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« Reply #8 on: January 24, 2011, 10:37:37 PM »

I can't see a fuel return line helping here and with the low pressure Huco I can't think of an easy way to connect one and still deliver enough fuel to the carbs.

TBH a rear mouned higher pressure pump and a pressure regulator are the best bet for twin 40s, they've a bit more capacity in reserve.

If the issue is the carbs sucking on hot air this probably won't cure the pinking though.

A cold air feed  / airbox would be certainly beneficial  - those foam socks will be drawing hot air straight out of the radiator ! I'm not the best preson to comment on that - perhaps Eric or someone else more experienced could give a few pointers?

Re the siting of the pump - I don't know what others have done but I'd put the pump on the underside of the car near the rear crossmember rather than in the boot itself. There looks to be space there and the fuel lines run that way anyway.

Stuart

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mangocrazy
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« Reply #9 on: January 25, 2011, 01:34:10 PM »

Hi Staurt, thanks for that. Yes, it clearly makes more sense to mount it under the car, but out of the way of any road debris. I'll get the car on some ramps and have a good look around. A good sturdy bracket with a front-facing debris shield sounds favourite.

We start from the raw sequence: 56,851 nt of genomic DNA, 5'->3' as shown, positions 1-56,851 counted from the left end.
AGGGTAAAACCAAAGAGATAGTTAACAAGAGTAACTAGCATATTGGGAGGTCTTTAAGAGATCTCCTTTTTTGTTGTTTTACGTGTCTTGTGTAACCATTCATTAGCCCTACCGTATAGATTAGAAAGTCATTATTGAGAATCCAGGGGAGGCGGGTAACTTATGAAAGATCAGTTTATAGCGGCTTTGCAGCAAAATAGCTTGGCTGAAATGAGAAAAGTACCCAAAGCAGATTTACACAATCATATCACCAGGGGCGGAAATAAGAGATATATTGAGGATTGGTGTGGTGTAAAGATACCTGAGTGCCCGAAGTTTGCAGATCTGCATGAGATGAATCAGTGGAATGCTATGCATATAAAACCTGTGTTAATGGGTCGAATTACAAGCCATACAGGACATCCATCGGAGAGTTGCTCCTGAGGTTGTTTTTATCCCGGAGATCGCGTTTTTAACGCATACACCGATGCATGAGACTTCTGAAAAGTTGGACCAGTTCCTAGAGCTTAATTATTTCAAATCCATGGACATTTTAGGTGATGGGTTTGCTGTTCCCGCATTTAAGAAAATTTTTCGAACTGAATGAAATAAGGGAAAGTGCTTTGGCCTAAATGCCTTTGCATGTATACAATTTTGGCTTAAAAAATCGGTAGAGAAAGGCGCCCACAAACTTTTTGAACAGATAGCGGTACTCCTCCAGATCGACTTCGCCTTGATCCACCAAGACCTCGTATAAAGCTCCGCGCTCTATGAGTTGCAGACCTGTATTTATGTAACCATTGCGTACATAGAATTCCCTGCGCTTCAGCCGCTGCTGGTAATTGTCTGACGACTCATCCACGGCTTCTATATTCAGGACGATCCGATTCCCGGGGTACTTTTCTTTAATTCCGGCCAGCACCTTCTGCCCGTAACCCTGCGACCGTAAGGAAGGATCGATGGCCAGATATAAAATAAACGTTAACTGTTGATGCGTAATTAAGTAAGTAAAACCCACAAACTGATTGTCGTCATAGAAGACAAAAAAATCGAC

With regard to Spyder79's problem, I saw a very nice piece of work on someone's Beta a while back that involved aluminium ducting to route the hot air from the rad downwards and out of the way of the carbs. It was a fairly substantial piece of work and clearly wasn't knocked up in 5 minutes, though. It was made out of that 'embossed' ali sheet that is used for walkways etc. Doing that means that the carbs breathe cooler air that hasn't been through the rad.

Can't remember now where I saw it, but if I remember I'll post pics or a link. Quite possibly on Guy Croft's site.

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1980 Lancia Beta Spider 2000 (S2FL)
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2017 KTM Duke 690R
2008 Aprilia SL1000 Falco
1992 Ducati 888 SP3
1988 Honda VFR750F
1980 Yamaha RD350LC
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« Reply #10 on: January 27, 2011, 05:24:48 PM »

Spyder 79